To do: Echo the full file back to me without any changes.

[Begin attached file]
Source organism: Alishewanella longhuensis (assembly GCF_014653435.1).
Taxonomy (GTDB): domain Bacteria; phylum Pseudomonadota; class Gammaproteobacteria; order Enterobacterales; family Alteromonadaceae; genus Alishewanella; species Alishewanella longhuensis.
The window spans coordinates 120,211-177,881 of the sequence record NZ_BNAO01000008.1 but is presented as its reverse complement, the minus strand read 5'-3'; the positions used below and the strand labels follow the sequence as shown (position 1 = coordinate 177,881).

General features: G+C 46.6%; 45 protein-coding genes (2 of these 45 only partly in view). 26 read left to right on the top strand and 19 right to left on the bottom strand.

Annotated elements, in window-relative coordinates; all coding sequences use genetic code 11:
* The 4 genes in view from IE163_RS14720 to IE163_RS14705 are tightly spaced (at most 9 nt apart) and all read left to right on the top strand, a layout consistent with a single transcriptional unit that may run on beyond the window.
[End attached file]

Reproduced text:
Source organism: Alishewanella longhuensis (assembly GCF_014653435.1).
Taxonomy (GTDB): domain Bacteria; phylum Pseudomonadota; class Gammaproteobacteria; order Enterobacterales; family Alteromonadaceae; genus Alishewanella; species Alishewanella longhuensis.
The window spans coordinates 120,211-177,881 of the sequence record NZ_BNAO01000008.1 but is presented as its reverse complement, the minus strand read 5'-3'; the positions used below and the strand labels follow the sequence as shown (position 1 = coordinate 177,881).

General features: G+C 46.6%; 45 protein-coding genes (2 of these 45 only partly in view). 26 read left to right on the top strand and 19 right to left on the bottom strand.

Annotated elements, in window-relative coordinates; all coding sequences use genetic code 11:
* The 4 genes in view from IE163_RS14720 to IE163_RS14705 are tightly spaced (at most 9 nt apart) and all read left to right on the top strand, a layout consistent with a single transcriptional unit that may run on beyond the window.